Portree, Scotland, UK
Skye’s lochs, towering cliffs, craggy coves and rugged Ciullin Mountains create breathtaking landscapes, making for a memorable visit to the exposed but glorious Hebridean Islands.
According to popular legend, the name Portree comes from the Gaelic “Port-an-Righ,” which translates as King's Port. It’s said to be a permanent reminder of a visit by King James V and his fleet of warships in 1540 to persuade the island clans to support his rule. Another story is that the name existed before the King’s arrival and really comes from the Gaelic for “Port on the Slope.” What is more certain is that from the late 1700s, Portree developed as a fishing port and the harbor remains the heart of this community. Indeed, you’ll almost certainly want to capture its waterfront on camera, both the row of brightly painted houses and the less showy but equally charming whitewashed and natural stone residences.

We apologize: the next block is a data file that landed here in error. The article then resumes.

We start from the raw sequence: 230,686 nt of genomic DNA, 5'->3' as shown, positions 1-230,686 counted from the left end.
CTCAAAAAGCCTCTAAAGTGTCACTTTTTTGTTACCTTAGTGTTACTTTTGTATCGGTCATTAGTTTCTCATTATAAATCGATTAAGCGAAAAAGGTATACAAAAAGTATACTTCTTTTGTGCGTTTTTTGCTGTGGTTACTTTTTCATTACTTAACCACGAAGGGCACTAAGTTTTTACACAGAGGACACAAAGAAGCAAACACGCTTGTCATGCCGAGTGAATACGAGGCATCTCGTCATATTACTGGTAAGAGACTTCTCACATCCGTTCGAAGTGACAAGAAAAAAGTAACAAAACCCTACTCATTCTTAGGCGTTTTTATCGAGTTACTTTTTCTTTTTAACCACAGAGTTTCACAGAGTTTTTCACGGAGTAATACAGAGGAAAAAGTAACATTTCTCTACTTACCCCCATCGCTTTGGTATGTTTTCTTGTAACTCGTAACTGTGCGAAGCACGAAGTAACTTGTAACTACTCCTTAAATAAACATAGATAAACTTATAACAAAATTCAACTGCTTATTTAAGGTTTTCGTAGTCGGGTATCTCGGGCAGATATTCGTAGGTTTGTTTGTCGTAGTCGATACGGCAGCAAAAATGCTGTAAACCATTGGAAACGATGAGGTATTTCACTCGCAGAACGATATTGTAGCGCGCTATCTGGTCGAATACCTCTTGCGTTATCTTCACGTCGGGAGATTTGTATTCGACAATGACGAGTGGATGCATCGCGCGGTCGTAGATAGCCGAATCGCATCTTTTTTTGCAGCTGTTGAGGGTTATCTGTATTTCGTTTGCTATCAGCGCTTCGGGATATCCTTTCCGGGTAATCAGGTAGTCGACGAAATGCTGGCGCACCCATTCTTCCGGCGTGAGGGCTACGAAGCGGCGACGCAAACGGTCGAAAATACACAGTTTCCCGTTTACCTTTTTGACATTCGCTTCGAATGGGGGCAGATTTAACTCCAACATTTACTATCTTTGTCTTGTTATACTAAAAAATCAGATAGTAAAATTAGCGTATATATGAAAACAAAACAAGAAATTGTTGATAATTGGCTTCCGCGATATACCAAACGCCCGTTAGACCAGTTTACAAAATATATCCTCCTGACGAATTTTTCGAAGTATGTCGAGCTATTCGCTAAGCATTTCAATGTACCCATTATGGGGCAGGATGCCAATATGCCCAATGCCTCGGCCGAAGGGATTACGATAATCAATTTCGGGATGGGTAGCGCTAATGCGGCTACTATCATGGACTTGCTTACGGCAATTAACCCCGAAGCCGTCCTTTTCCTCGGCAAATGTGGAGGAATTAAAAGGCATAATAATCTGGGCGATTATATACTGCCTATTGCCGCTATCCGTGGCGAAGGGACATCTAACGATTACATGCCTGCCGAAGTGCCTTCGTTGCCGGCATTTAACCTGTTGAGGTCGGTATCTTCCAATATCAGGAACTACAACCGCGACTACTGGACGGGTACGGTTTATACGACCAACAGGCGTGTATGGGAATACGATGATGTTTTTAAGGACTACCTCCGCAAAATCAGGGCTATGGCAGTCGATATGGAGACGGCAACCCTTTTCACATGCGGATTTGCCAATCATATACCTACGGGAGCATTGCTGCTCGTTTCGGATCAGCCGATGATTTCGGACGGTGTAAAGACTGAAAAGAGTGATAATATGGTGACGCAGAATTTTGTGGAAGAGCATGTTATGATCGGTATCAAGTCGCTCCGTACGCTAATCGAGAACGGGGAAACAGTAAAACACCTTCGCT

While Portree itself is undoubtedly worth taking time to explore, not least its charming pubs and boutiques, there are many popular day trips out of the town. These include the Talisker Distillery, the oldest on the island, where Skye’s unique malt whisky is produced. There are lochs to admire and boat trips to spot sea eagles. Riding and hiking opportunities are in plentiful supply too, such as the walk to see the Fairy Pools at Glen Brittle, the crystal clear blue pools on the River Brittle.
You might also visit Dunvegan Castle, the seat of the MacLeod Clan and the oldest continually occupied Scottish Castle. Should you venture onto the mainland, you can follow the coast road to the meeting of three sea lochs, where Eilean Donan Castle stands on an islet at the end of a photogenic stone bridge. It is one of the classic Highlands landscapes.